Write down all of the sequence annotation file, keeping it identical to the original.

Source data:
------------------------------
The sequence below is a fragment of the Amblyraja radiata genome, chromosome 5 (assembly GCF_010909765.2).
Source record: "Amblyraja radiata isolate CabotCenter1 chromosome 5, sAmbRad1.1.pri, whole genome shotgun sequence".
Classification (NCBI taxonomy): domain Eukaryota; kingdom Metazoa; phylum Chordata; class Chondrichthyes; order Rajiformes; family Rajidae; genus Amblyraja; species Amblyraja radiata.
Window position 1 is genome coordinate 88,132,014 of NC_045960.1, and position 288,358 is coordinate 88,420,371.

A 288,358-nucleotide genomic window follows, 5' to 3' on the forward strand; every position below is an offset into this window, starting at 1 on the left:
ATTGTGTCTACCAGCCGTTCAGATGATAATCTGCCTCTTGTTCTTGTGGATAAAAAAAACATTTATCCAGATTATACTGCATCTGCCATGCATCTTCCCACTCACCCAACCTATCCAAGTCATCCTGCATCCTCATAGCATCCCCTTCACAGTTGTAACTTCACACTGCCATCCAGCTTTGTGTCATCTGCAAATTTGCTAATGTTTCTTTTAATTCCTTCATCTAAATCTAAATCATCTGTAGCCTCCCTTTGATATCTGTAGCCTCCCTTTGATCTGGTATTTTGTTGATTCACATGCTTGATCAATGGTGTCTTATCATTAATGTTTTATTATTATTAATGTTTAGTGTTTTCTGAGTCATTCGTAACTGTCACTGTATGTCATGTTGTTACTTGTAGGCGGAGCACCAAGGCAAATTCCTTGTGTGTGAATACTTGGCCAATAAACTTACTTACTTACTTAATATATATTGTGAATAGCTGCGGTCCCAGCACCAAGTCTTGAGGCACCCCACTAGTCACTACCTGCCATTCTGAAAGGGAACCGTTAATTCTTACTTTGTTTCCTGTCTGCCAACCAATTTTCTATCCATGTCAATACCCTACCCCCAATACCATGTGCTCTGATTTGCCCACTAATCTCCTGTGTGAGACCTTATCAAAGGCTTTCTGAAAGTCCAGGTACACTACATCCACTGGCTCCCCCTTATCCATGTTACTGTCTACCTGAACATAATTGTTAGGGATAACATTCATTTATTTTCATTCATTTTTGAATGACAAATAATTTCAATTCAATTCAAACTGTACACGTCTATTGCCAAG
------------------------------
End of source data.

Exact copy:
The sequence below is a fragment of the Amblyraja radiata genome, chromosome 5 (assembly GCF_010909765.2).
Source record: "Amblyraja radiata isolate CabotCenter1 chromosome 5, sAmbRad1.1.pri, whole genome shotgun sequence".
Classification (NCBI taxonomy): domain Eukaryota; kingdom Metazoa; phylum Chordata; class Chondrichthyes; order Rajiformes; family Rajidae; genus Amblyraja; species Amblyraja radiata.
Window position 1 is genome coordinate 88,132,014 of NC_045960.1, and position 288,358 is coordinate 88,420,371.

A 288,358-nucleotide genomic window follows, 5' to 3' on the forward strand; every position below is an offset into this window, starting at 1 on the left:
ATTGTGTCTACCAGCCGTTCAGATGATAATCTGCCTCTTGTTCTTGTGGATAAAAAAAACATTTATCCAGATTATACTGCATCTGCCATGCATCTTCCCACTCACCCAACCTATCCAAGTCATCCTGCATCCTCATAGCATCCCCTTCACAGTTGTAACTTCACACTGCCATCCAGCTTTGTGTCATCTGCAAATTTGCTAATGTTTCTTTTAATTCCTTCATCTAAATCTAAATCATCTGTAGCCTCCCTTTGATATCTGTAGCCTCCCTTTGATCTGGTATTTTGTTGATTCACATGCTTGATCAATGGTGTCTTATCATTAATGTTTTATTATTATTAATGTTTAGTGTTTTCTGAGTCATTCGTAACTGTCACTGTATGTCATGTTGTTACTTGTAGGCGGAGCACCAAGGCAAATTCCTTGTGTGTGAATACTTGGCCAATAAACTTACTTACTTACTTAATATATATTGTGAATAGCTGCGGTCCCAGCACCAAGTCTTGAGGCACCCCACTAGTCACTACCTGCCATTCTGAAAGGGAACCGTTAATTCTTACTTTGTTTCCTGTCTGCCAACCAATTTTCTATCCATGTCAATACCCTACCCCCAATACCATGTGCTCTGATTTGCCCACTAATCTCCTGTGTGAGACCTTATCAAAGGCTTTCTGAAAGTCCAGGTACACTACATCCACTGGCTCCCCCTTATCCATGTTACTGTCTACCTGAACATAATTGTTAGGGATAACATTCATTTATTTTCATTCATTTTTGAATGACAAATAATTTCAATTCAATTCAAACTGTACACGTCTATTGCCAAG